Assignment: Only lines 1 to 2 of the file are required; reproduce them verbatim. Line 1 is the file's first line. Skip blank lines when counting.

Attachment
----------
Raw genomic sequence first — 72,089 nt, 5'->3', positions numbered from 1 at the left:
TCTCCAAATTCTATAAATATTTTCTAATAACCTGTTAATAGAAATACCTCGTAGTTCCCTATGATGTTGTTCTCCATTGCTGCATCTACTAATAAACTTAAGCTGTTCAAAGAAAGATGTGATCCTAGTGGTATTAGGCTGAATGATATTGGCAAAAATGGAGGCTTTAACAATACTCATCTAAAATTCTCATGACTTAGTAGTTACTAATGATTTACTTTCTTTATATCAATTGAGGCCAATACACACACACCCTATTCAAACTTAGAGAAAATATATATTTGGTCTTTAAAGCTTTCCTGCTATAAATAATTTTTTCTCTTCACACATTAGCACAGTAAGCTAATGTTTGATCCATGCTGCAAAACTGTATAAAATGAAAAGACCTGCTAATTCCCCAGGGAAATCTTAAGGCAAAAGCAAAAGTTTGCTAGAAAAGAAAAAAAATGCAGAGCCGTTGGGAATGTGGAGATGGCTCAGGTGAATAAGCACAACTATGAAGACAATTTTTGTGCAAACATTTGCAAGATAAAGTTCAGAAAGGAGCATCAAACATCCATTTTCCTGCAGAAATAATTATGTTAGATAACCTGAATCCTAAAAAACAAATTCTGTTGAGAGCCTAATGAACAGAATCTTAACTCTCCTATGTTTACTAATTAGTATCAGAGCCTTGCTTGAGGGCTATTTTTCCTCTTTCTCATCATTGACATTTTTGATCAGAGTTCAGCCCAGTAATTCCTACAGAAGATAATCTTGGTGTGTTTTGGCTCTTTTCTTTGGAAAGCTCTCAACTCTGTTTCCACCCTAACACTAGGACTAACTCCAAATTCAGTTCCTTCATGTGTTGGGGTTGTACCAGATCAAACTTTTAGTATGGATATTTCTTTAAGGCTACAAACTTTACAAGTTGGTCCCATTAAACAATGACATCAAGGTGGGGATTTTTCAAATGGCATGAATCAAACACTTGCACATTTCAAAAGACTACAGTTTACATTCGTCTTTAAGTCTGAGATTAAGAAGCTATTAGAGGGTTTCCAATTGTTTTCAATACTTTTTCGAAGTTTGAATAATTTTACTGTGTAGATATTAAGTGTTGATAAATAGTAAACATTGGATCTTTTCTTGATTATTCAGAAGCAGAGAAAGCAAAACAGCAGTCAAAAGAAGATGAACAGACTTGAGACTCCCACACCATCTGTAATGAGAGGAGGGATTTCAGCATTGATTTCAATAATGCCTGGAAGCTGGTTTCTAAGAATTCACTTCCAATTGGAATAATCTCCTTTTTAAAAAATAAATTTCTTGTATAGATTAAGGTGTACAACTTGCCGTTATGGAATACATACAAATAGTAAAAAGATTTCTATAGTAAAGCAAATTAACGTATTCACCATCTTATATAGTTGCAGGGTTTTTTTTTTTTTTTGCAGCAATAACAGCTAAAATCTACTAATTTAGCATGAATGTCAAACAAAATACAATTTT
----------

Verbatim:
Raw genomic sequence first — 72,089 nt, 5'->3', positions numbered from 1 at the left:
TCTCCAAATTCTATAAATATTTTCTAATAACCTGTTAATAGAAATACCTCGTAGTTCCCTATGATGTTGTTCTCCATTGCTGCATCTACTAATAAACTTAAGCTGTTCAAAGAAAGATGTGATCCTAGTGGTATTAGGCTGAATGATATTGGCAAAAATGGAGGCTTTAACAATACTCATCTAAAATTCTCATGACTTAGTAGTTACTAATGATTTACTTTCTTTATATCAATTGAGGCCAATACACACACACCCTATTCAAACTTAGAGAAAATATATATTTGGTCTTTAAAGCTTTCCTGCTATAAATAATTTTTTCTCTTCACACATTAGCACAGTAAGCTAATGTTTGATCCATGCTGCAAAACTGTATAAAATGAAAAGACCTGCTAATTCCCCAGGGAAATCTTAAGGCAAAAGCAAAAGTTTGCTAGAAAAGAAAAAAAATGCAGAGCCGTTGGGAATGTGGAGATGGCTCAGGTGAATAAGCACAACTATGAAGACAATTTTTGTGCAAACATTTGCAAGATAAAGTTCAGAAAGGAGCATCAAACATCCATTTTCCTGCAGAAATAATTATGTTAGATAACCTGAATCCTAAAAAACAAATTCTGTTGAGAGCCTAATGAACAGAATCTTAACTCTCCTATGTTTACTAATTAGTATCAGAGCCTTGCTTGAGGGCTATTTTTCCTCTTTCTCATCATTGACATTTTTGATCAGAGTTCAGCCCAGTAATTCCTACAGAAGATAATCTTGGTGTGTTTTGGCTCTTTTCTTTGGAAAGCTCTCAACTCTGTTTCCACCCTAACACTAGGACTAACTCCAAATTCAGTTCCTTCATGTGTTGGGGTTGTACCAGATCAAACTTTTAGTATGGATATTTCTTTAAGGCTACAAACTTTACAAGTTGGTCCCATTAAACAATGACATCAAGGTGGGGATTTTTCAAATGGCATGAATCAAACACTTGCACATTTCAAAAGACTACAGTTTACATTCGTCTTTAAGTCTGAGATTAAGAAGCTATTAGAGGGTTTCCAATTGTTTTCAATACTTTTTCGAAGTTTGAATAATTTTACTGTGTAGATATTAAGTGTTGATAAATAGTAAACATTGGATCTTTTCTTGATTATTCAGAAGCAGAGAAAGCAAAACAGCAGTCAAAAGAAGATGAACAGACTTGAGACTCCCACACCATCTGTAATGAGAGGAGGGATTTCAGCATTGATTTCAATAATGCCTGGAAGCTGGTTTCTAAGAATTCACTTCCAATTGGAATAATCTCCTTTTTAAAAAATAAATTTCTTGTATAGATTAAGGTGTACAACTTGCCGTTATGGAATACATACAAATAGTAAAAAGATTTCTATAGTAAAGCAAATTAACGTATTCACCATCTTATATAGTTGCAGGGTTTTTTTTTTTTTTTGCAGCAATAACAGCTAAAATCTACTAATTTAGCATGAATGTCAAACAAAATACAATTTT